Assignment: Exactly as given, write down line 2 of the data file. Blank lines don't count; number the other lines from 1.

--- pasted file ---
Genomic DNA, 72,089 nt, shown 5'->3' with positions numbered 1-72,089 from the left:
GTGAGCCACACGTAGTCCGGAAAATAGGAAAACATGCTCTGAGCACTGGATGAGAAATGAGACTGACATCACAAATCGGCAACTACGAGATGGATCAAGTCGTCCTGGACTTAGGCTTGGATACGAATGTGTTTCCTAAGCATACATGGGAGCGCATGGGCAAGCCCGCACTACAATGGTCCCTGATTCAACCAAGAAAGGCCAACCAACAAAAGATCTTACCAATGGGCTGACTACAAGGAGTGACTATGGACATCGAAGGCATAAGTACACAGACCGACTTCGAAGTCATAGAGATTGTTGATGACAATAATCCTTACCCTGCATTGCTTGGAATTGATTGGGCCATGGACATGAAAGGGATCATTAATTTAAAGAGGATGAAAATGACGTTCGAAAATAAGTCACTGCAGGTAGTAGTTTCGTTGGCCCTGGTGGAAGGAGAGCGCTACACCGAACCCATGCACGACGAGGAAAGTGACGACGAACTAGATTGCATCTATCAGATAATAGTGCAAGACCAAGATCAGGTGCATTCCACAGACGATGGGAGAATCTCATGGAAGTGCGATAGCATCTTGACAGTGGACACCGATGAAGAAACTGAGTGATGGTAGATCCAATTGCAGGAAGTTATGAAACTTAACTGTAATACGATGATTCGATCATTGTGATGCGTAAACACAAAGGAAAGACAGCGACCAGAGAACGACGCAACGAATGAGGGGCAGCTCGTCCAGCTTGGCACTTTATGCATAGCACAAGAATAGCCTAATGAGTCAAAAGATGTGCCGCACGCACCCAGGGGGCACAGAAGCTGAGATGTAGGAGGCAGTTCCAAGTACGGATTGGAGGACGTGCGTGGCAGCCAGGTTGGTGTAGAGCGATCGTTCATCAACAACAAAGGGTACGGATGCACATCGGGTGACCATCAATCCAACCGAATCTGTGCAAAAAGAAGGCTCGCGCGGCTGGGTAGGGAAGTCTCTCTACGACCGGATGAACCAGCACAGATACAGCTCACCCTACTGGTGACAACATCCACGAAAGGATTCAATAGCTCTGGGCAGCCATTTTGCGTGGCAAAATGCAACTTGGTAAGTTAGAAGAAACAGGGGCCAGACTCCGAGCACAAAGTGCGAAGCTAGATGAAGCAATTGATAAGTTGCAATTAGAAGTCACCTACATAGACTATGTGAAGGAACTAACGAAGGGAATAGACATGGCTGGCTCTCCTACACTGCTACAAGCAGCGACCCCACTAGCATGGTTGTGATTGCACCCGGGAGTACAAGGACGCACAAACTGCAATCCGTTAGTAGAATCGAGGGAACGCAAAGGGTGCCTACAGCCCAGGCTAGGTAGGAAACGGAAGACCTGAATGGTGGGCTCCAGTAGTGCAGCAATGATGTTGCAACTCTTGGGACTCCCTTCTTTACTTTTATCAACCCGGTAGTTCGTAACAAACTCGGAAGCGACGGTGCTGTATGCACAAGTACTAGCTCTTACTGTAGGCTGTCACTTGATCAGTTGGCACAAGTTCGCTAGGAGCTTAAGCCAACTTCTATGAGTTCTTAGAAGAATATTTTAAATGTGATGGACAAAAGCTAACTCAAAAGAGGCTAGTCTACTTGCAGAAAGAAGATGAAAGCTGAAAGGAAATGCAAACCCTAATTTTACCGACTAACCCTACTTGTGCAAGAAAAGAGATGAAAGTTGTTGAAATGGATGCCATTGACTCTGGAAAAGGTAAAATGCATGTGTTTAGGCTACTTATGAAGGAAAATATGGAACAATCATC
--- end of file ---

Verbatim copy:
GTGAGCCACACGTAGTCCGGAAAATAGGAAAACATGCTCTGAGCACTGGATGAGAAATGAGACTGACATCACAAATCGGCAACTACGAGATGGATCAAGTCGTCCTGGACTTAGGCTTGGATACGAATGTGTTTCCTAAGCATACATGGGAGCGCATGGGCAAGCCCGCACTACAATGGTCCCTGATTCAACCAAGAAAGGCCAACCAACAAAAGATCTTACCAATGGGCTGACTACAAGGAGTGACTATGGACATCGAAGGCATAAGTACACAGACCGACTTCGAAGTCATAGAGATTGTTGATGACAATAATCCTTACCCTGCATTGCTTGGAATTGATTGGGCCATGGACATGAAAGGGATCATTAATTTAAAGAGGATGAAAATGACGTTCGAAAATAAGTCACTGCAGGTAGTAGTTTCGTTGGCCCTGGTGGAAGGAGAGCGCTACACCGAACCCATGCACGACGAGGAAAGTGACGACGAACTAGATTGCATCTATCAGATAATAGTGCAAGACCAAGATCAGGTGCATTCCACAGACGATGGGAGAATCTCATGGAAGTGCGATAGCATCTTGACAGTGGACACCGATGAAGAAACTGAGTGATGGTAGATCCAATTGCAGGAAGTTATGAAACTTAACTGTAATACGATGATTCGATCATTGTGATGCGTAAACACAAAGGAAAGACAGCGACCAGAGAACGACGCAACGAATGAGGGGCAGCTCGTCCAGCTTGGCACTTTATGCATAGCACAAGAATAGCCTAATGAGTCAAAAGATGTGCCGCACGCACCCAGGGGGCACAGAAGCTGAGATGTAGGAGGCAGTTCCAAGTACGGATTGGAGGACGTGCGTGGCAGCCAGGTTGGTGTAGAGCGATCGTTCATCAACAACAAAGGGTACGGATGCACATCGGGTGACCATCAATCCAACCGAATCTGTGCAAAAAGAAGGCTCGCGCGGCTGGGTAGGGAAGTCTCTCTACGACCGGATGAACCAGCACAGATACAGCTCACCCTACTGGTGACAACATCCACGAAAGGATTCAATAGCTCTGGGCAGCCATTTTGCGTGGCAAAATGCAACTTGGTAAGTTAGAAGAAACAGGGGCCAGACTCCGAGCACAAAGTGCGAAGCTAGATGAAGCAATTGATAAGTTGCAATTAGAAGTCACCTACATAGACTATGTGAAGGAACTAACGAAGGGAATAGACATGGCTGGCTCTCCTACACTGCTACAAGCAGCGACCCCACTAGCATGGTTGTGATTGCACCCGGGAGTACAAGGACGCACAAACTGCAATCCGTTAGTAGAATCGAGGGAACGCAAAGGGTGCCTACAGCCCAGGCTAGGTAGGAAACGGAAGACCTGAATGGTGGGCTCCAGTAGTGCAGCAATGATGTTGCAACTCTTGGGACTCCCTTCTTTACTTTTATCAACCCGGTAGTTCGTAACAAACTCGGAAGCGACGGTGCTGTATGCACAAGTACTAGCTCTTACTGTAGGCTGTCACTTGATCAGTTGGCACAAGTTCGCTAGGAGCTTAAGCCAACTTCTATGAGTTCTTAGAAGAATATTTTAAATGTGATGGACAAAAGCTAACTCAAAAGAGGCTAGTCTACTTGCAGAAAGAAGATGAAAGCTGAAAGGAAATGCAAACCCTAATTTTACCGACTAACCCTACTTGTGCAAGAAAAGAGATGAAAGTTGTTGAAATGGATGCCATTGACTCTGGAAAAGGTAAAATGCATGTGTTTAGGCTACTTATGAAGGAAAATATGGAACAATCATC